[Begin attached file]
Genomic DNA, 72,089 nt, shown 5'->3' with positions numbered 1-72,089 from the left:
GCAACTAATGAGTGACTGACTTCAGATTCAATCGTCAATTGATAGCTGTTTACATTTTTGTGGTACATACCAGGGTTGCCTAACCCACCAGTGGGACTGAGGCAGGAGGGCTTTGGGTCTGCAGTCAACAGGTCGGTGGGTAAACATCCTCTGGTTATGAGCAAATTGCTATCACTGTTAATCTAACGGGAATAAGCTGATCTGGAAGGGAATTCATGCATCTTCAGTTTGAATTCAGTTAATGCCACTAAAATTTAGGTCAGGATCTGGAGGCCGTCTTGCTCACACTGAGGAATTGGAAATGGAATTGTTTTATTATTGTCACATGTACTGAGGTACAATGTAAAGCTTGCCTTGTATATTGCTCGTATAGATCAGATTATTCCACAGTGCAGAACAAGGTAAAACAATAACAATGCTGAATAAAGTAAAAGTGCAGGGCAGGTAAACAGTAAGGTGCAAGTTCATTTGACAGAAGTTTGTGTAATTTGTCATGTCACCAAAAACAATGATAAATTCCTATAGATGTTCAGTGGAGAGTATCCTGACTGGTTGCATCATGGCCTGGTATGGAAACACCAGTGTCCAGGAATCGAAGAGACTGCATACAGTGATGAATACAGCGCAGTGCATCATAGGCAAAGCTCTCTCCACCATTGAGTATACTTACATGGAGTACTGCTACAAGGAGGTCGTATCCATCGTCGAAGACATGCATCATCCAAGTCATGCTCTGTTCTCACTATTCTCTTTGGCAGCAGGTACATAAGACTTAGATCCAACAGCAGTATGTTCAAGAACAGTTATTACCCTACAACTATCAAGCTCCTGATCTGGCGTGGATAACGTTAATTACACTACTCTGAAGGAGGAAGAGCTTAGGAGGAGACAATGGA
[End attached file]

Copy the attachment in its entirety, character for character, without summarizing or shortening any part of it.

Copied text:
Genomic DNA, 72,089 nt, shown 5'->3' with positions numbered 1-72,089 from the left:
GCAACTAATGAGTGACTGACTTCAGATTCAATCGTCAATTGATAGCTGTTTACATTTTTGTGGTACATACCAGGGTTGCCTAACCCACCAGTGGGACTGAGGCAGGAGGGCTTTGGGTCTGCAGTCAACAGGTCGGTGGGTAAACATCCTCTGGTTATGAGCAAATTGCTATCACTGTTAATCTAACGGGAATAAGCTGATCTGGAAGGGAATTCATGCATCTTCAGTTTGAATTCAGTTAATGCCACTAAAATTTAGGTCAGGATCTGGAGGCCGTCTTGCTCACACTGAGGAATTGGAAATGGAATTGTTTTATTATTGTCACATGTACTGAGGTACAATGTAAAGCTTGCCTTGTATATTGCTCGTATAGATCAGATTATTCCACAGTGCAGAACAAGGTAAAACAATAACAATGCTGAATAAAGTAAAAGTGCAGGGCAGGTAAACAGTAAGGTGCAAGTTCATTTGACAGAAGTTTGTGTAATTTGTCATGTCACCAAAAACAATGATAAATTCCTATAGATGTTCAGTGGAGAGTATCCTGACTGGTTGCATCATGGCCTGGTATGGAAACACCAGTGTCCAGGAATCGAAGAGACTGCATACAGTGATGAATACAGCGCAGTGCATCATAGGCAAAGCTCTCTCCACCATTGAGTATACTTACATGGAGTACTGCTACAAGGAGGTCGTATCCATCGTCGAAGACATGCATCATCCAAGTCATGCTCTGTTCTCACTATTCTCTTTGGCAGCAGGTACATAAGACTTAGATCCAACAGCAGTATGTTCAAGAACAGTTATTACCCTACAACTATCAAGCTCCTGATCTGGCGTGGATAACGTTAATTACACTACTCTGAAGGAGGAAGAGCTTAGGAGGAGACAATGGA